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The Importance Of Suicide Prevention In A Time Of Social Isolation

This article is written by a student writer from the Her Campus at WVU chapter.

Every year in September, we honor Suicide Prevention and Awareness Month. This month advocates for the prevention of suicide and calls attention to those who have taken their own lives. It is also a time to pay respects and offer support to the friends and family members who have lost someone to suicide. Checking on our neighbors, family and friends is emphasized all the more.

However, spreading awareness is more important than ever this year, considering the chaos the pandemic continues to leave behind. We’ve heard this all year: 2020 has been an extremely challenging and chaotic year for many. Physical distancing, mask wearing and isolation have been the new normal to prevent the spread of COVID-19. Not only that, living in quarantine often leads to a change in sleeping patterns— whether this means sleeping less or sleeping too much. 

In short, living in quarantine through a pandemic has made it a stressful time for everyone. It makes it easy to lose motivation and maintain productivity— from trying to complete schoolwork to completing basic tasks, such as taking a shower or brushing your teeth. Social isolation can magnify mental health struggles even further, as well as more serious conditions such as eating disorders and anxiety, which are factors that contribute to suicidal tendencies. The CDC published a report that analyzes mental health trends and the increase in suicidal ideation during 2020. The CDC states in this report that “during late June, 40% of U.S. adults reported struggling with mental health or substance use.” 

As the school year comes back in session, students return to a new reality. They find that their friends and classmates suddenly can’t come back for the semester due to financial losses caused by the pandemic, and online classes bring a new wave of uncertainty and stress. These online classes can cause more students to choose not to return to campus, and those students who do come back online may have problems finding their own study space to use at home. Finally, with physical distancing and other limitations on social events normally taking place on campus, students find it hard to see their old friends and classmates. Favorite spots on campus have closed down, temporarily or permanently, and the spots that remain open operate on limited hours. Networking with classmates, professors, and potential employers becomes difficult when everything is moved online. This uncertainty coming back to campus has had a heavy impact on many, and it is not a surprise that the pandemic has taken a toll on everyone’s mental health. Some people can hide the negative impacts much better than others, but for some students with previous mental health issues, the pandemic has made those issues much worse. If a negative mental state is left unaddressed, it could lead to bigger problems. These changes can result in a more noticeable cry for help, but in some cases, it is not as noticeable, making suicide awareness and prevention critical.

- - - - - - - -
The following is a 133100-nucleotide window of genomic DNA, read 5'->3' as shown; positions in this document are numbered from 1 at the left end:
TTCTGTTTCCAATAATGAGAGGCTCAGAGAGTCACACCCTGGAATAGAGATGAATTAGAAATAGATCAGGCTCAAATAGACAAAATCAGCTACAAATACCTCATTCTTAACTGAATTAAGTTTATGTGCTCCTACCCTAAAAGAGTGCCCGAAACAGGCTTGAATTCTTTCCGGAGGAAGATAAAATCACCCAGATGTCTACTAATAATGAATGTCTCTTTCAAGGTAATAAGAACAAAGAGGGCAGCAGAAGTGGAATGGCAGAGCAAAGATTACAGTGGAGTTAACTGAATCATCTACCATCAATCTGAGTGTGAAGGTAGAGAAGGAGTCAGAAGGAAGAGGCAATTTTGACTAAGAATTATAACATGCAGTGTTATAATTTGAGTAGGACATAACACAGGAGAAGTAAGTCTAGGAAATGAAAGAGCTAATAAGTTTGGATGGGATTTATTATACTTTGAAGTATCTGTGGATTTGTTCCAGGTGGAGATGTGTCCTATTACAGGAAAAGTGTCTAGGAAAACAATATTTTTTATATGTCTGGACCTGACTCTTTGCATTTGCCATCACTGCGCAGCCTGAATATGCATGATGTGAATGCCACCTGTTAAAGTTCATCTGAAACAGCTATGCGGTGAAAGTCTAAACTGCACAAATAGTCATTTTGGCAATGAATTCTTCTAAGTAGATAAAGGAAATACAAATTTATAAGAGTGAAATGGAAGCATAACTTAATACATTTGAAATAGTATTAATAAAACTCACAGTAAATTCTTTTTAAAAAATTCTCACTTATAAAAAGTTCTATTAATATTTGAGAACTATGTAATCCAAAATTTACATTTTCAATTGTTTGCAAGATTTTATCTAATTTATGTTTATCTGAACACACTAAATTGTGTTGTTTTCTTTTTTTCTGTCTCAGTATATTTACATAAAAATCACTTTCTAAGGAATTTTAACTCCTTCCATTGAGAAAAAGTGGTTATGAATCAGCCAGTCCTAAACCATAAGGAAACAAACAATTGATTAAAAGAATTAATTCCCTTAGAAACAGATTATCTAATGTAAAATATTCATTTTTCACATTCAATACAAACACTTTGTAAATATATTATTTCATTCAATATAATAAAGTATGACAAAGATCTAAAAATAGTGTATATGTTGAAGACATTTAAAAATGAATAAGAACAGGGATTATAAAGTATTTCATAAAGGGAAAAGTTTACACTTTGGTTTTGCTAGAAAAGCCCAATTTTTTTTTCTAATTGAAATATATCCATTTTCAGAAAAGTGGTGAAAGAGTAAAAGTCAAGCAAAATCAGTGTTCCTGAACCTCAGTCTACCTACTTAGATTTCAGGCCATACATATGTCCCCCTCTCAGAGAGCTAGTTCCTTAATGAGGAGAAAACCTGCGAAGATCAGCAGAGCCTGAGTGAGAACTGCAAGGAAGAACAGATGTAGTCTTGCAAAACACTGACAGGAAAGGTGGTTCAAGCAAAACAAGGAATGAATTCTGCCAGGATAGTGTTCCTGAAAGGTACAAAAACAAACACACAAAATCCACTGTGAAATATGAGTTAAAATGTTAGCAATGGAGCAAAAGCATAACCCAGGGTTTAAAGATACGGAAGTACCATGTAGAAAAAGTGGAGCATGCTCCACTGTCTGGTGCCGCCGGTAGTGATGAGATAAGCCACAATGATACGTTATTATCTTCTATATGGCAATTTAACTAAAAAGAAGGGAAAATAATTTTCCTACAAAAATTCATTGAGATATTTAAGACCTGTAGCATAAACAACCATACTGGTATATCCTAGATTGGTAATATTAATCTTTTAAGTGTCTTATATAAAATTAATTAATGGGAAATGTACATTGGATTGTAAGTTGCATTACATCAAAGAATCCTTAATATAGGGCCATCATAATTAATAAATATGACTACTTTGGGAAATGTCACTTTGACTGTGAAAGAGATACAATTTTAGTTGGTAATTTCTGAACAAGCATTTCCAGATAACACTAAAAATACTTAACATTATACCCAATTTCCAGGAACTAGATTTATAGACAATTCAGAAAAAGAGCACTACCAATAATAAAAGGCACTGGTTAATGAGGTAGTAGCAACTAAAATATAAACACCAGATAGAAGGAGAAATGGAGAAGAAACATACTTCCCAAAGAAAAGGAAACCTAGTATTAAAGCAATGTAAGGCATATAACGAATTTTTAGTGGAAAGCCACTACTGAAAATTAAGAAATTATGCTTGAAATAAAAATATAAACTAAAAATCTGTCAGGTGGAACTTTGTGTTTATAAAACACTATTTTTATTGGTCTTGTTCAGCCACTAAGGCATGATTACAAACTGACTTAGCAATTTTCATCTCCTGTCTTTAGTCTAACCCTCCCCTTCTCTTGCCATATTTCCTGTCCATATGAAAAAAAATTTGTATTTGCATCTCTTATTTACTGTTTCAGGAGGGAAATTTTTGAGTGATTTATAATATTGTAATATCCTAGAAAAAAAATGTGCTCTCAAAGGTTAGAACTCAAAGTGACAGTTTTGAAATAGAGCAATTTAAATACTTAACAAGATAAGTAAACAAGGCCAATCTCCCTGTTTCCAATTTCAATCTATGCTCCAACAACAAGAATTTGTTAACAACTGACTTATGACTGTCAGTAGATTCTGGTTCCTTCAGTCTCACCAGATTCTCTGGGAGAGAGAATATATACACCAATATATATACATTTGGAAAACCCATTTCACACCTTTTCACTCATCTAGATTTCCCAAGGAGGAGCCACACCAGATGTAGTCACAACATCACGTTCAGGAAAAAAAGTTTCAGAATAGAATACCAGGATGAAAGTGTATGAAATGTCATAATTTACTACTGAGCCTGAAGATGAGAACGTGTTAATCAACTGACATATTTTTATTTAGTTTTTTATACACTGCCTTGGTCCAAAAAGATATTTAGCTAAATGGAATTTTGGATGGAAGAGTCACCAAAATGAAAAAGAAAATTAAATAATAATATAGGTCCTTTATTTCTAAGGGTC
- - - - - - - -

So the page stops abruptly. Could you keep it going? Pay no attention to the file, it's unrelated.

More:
This year has been rough, but after a hurricane comes a rainbow. Advances in medicine signify that the end of the pandemic is near, and the new year brings many new beginnings. We have all been challenged to make our mental state and wellbeing a top priority. This has opened up many tough discussions on mental health, and hopefully, in time, will help break the stigma. Check up on others, send them a message to ask how they are doing, even if you haven’t talked to them in a while or they seem to “have it all together.” Everyone could use the support right now. 

One’s experiences with mental health vary from person to person, and everyone has their own battles to fight. Throughout the rest of 2020, people can take action to help each other beyond wearing masks and staying 6 feet apart by offering support, starting a conversation on mental health and breaking the stigma.

Telehealth and virtual counseling have become increasingly popular amid the pandemic. You can check your campus resources and student health center for more information about counseling services for students. Be sure to look for a calendar of virtual activities your campus has to offer.

There are tons of mental health resources advertised online and on social media. If you would like to learn more, check out the link below, but I challenge you to do further research on mental health and suicide awareness.

If you are in need of assistance, contact the Suicide Prevention Hotline: 1-800-273-TALK (8255)

More information on Suicide Prevention Month 

Signs to look for when checking on loved ones


Edited by Kasey Barrow 

Sam is a junior at West Virginia University from Littlestown, PA. She majors in Environmental Engineering and minors in Spanish. She's usually found spending time outdoors in nature, and also loves trying different smoothie flavors.
Kasey is a senior at West Virginia University from Elkton, Maryland. She is majoring in Public Relations and minoring in Strategic Social Media, Sport Communications and Fashion Merchandising. She loves writing, being outdoors, listening to music and going to concerts. Most importantly, she is an avid Katy Perry fan. In the future, she hopes to do PR for a sports team.